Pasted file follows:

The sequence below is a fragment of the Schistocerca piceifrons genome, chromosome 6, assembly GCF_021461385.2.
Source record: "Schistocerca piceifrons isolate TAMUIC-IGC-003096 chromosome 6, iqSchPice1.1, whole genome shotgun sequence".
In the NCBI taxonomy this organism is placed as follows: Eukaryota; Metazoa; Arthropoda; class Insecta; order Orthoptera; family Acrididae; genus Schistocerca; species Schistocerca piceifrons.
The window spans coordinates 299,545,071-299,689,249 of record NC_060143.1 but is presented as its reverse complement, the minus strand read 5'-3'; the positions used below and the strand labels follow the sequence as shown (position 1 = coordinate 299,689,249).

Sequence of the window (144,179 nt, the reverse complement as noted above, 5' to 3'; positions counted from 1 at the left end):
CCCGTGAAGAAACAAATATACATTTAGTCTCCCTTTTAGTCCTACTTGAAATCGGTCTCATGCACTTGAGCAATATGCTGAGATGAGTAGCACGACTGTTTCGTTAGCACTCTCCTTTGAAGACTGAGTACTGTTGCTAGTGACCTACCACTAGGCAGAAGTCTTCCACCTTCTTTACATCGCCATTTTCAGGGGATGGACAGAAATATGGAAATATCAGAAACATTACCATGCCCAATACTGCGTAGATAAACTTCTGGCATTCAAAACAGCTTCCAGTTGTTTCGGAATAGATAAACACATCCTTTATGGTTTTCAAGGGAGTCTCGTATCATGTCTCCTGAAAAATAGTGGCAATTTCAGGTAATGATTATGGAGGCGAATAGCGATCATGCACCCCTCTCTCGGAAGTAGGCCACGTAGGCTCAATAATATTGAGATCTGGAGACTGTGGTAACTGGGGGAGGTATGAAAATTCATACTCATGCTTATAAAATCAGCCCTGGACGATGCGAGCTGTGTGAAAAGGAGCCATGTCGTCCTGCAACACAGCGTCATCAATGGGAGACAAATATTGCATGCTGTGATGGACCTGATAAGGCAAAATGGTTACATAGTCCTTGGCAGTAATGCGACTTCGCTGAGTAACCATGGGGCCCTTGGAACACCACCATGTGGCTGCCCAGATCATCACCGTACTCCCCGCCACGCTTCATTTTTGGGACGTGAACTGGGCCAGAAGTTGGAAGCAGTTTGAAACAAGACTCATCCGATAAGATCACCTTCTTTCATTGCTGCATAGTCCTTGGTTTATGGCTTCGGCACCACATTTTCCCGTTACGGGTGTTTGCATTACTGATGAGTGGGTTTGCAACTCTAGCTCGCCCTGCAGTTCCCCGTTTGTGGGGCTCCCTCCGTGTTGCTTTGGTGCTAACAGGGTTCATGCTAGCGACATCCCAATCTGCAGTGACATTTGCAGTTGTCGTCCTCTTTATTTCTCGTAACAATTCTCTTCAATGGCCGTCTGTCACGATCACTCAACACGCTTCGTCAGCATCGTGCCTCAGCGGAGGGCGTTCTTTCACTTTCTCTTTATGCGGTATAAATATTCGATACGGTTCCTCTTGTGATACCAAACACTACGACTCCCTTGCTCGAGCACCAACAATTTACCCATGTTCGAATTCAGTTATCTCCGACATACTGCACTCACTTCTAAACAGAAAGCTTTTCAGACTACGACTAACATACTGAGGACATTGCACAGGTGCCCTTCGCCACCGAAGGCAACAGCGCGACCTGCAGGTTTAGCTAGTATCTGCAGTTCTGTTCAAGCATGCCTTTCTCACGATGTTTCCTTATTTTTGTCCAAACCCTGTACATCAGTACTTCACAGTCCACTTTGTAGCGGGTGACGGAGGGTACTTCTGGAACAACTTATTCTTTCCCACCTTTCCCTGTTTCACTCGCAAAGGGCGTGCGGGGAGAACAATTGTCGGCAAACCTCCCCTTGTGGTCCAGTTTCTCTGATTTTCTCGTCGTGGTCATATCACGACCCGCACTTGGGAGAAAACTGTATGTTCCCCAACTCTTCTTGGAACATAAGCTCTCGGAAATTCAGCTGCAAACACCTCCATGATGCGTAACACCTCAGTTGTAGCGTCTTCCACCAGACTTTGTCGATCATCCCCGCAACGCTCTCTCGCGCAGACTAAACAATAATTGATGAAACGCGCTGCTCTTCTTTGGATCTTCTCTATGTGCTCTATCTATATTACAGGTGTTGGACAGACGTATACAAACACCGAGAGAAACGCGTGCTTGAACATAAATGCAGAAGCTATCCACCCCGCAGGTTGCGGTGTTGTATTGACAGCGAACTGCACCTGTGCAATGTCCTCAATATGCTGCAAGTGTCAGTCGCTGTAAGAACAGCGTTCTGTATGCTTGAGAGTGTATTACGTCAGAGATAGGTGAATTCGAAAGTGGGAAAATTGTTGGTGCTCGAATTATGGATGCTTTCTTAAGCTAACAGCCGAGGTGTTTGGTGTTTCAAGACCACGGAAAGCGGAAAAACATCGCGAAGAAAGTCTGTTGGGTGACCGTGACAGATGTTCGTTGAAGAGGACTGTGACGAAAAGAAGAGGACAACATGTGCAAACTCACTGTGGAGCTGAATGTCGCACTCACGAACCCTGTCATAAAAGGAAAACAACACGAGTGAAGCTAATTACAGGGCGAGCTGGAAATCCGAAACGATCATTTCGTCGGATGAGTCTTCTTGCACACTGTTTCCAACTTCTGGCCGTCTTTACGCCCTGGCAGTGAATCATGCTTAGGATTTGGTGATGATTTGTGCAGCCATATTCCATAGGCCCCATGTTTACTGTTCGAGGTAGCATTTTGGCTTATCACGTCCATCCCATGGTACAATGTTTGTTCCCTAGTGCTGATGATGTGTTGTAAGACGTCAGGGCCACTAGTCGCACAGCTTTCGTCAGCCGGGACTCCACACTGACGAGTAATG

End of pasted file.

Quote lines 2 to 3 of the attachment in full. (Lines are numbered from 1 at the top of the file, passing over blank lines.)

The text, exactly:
Source record: "Schistocerca piceifrons isolate TAMUIC-IGC-003096 chromosome 6, iqSchPice1.1, whole genome shotgun sequence".
In the NCBI taxonomy this organism is placed as follows: Eukaryota; Metazoa; Arthropoda; class Insecta; order Orthoptera; family Acrididae; genus Schistocerca; species Schistocerca piceifrons.